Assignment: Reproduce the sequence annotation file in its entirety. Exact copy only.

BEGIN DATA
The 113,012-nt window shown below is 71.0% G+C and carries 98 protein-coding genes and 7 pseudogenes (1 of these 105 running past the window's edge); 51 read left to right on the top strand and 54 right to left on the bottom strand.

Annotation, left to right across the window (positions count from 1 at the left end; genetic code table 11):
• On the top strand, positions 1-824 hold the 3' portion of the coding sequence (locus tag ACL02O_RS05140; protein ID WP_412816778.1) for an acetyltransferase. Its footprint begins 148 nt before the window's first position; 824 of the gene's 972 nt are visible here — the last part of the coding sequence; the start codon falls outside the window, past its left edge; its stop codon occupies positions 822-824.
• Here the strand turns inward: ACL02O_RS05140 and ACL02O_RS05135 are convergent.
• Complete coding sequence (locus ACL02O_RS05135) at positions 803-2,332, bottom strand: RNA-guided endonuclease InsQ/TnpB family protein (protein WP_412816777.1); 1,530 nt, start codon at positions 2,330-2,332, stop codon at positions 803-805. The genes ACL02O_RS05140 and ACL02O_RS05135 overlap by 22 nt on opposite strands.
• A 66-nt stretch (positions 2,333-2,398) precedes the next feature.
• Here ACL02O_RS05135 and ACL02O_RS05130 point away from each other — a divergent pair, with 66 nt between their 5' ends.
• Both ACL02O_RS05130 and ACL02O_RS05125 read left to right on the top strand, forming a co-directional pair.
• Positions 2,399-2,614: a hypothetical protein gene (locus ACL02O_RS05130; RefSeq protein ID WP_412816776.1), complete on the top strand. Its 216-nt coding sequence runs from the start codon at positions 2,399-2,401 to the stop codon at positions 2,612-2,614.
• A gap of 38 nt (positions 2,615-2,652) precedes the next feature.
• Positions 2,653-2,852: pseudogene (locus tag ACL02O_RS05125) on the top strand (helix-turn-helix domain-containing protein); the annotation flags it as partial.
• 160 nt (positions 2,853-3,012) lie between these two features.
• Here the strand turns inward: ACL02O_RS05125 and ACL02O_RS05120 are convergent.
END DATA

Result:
The 113,012-nt window shown below is 71.0% G+C and carries 98 protein-coding genes and 7 pseudogenes (1 of these 105 running past the window's edge); 51 read left to right on the top strand and 54 right to left on the bottom strand.

Annotation, left to right across the window (positions count from 1 at the left end; genetic code table 11):
• On the top strand, positions 1-824 hold the 3' portion of the coding sequence (locus tag ACL02O_RS05140; protein ID WP_412816778.1) for an acetyltransferase. Its footprint begins 148 nt before the window's first position; 824 of the gene's 972 nt are visible here — the last part of the coding sequence; the start codon falls outside the window, past its left edge; its stop codon occupies positions 822-824.
• Here the strand turns inward: ACL02O_RS05140 and ACL02O_RS05135 are convergent.
• Complete coding sequence (locus ACL02O_RS05135) at positions 803-2,332, bottom strand: RNA-guided endonuclease InsQ/TnpB family protein (protein WP_412816777.1); 1,530 nt, start codon at positions 2,330-2,332, stop codon at positions 803-805. The genes ACL02O_RS05140 and ACL02O_RS05135 overlap by 22 nt on opposite strands.
• A 66-nt stretch (positions 2,333-2,398) precedes the next feature.
• Here ACL02O_RS05135 and ACL02O_RS05130 point away from each other — a divergent pair, with 66 nt between their 5' ends.
• Both ACL02O_RS05130 and ACL02O_RS05125 read left to right on the top strand, forming a co-directional pair.
• Positions 2,399-2,614: a hypothetical protein gene (locus ACL02O_RS05130; RefSeq protein ID WP_412816776.1), complete on the top strand. Its 216-nt coding sequence runs from the start codon at positions 2,399-2,401 to the stop codon at positions 2,612-2,614.
• A gap of 38 nt (positions 2,615-2,652) precedes the next feature.
• Positions 2,653-2,852: pseudogene (locus tag ACL02O_RS05125) on the top strand (helix-turn-helix domain-containing protein); the annotation flags it as partial.
• 160 nt (positions 2,853-3,012) lie between these two features.
• Here the strand turns inward: ACL02O_RS05125 and ACL02O_RS05120 are convergent.